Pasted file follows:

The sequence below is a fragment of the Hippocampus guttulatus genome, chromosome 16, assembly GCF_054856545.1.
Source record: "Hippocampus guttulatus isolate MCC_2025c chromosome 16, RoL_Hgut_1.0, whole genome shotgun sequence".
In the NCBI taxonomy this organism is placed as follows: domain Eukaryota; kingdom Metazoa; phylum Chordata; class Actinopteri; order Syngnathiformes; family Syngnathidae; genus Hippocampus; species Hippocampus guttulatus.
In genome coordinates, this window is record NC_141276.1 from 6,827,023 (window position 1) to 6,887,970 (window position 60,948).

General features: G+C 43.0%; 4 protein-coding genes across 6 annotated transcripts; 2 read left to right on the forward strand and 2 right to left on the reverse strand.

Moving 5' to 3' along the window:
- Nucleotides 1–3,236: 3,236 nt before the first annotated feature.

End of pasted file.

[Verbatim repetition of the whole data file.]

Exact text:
The sequence below is a fragment of the Hippocampus guttulatus genome, chromosome 16, assembly GCF_054856545.1.
Source record: "Hippocampus guttulatus isolate MCC_2025c chromosome 16, RoL_Hgut_1.0, whole genome shotgun sequence".
In the NCBI taxonomy this organism is placed as follows: domain Eukaryota; kingdom Metazoa; phylum Chordata; class Actinopteri; order Syngnathiformes; family Syngnathidae; genus Hippocampus; species Hippocampus guttulatus.
In genome coordinates, this window is record NC_141276.1 from 6,827,023 (window position 1) to 6,887,970 (window position 60,948).

General features: G+C 43.0%; 4 protein-coding genes across 6 annotated transcripts; 2 read left to right on the forward strand and 2 right to left on the reverse strand.

Moving 5' to 3' along the window:
- Nucleotides 1–3,236: 3,236 nt before the first annotated feature.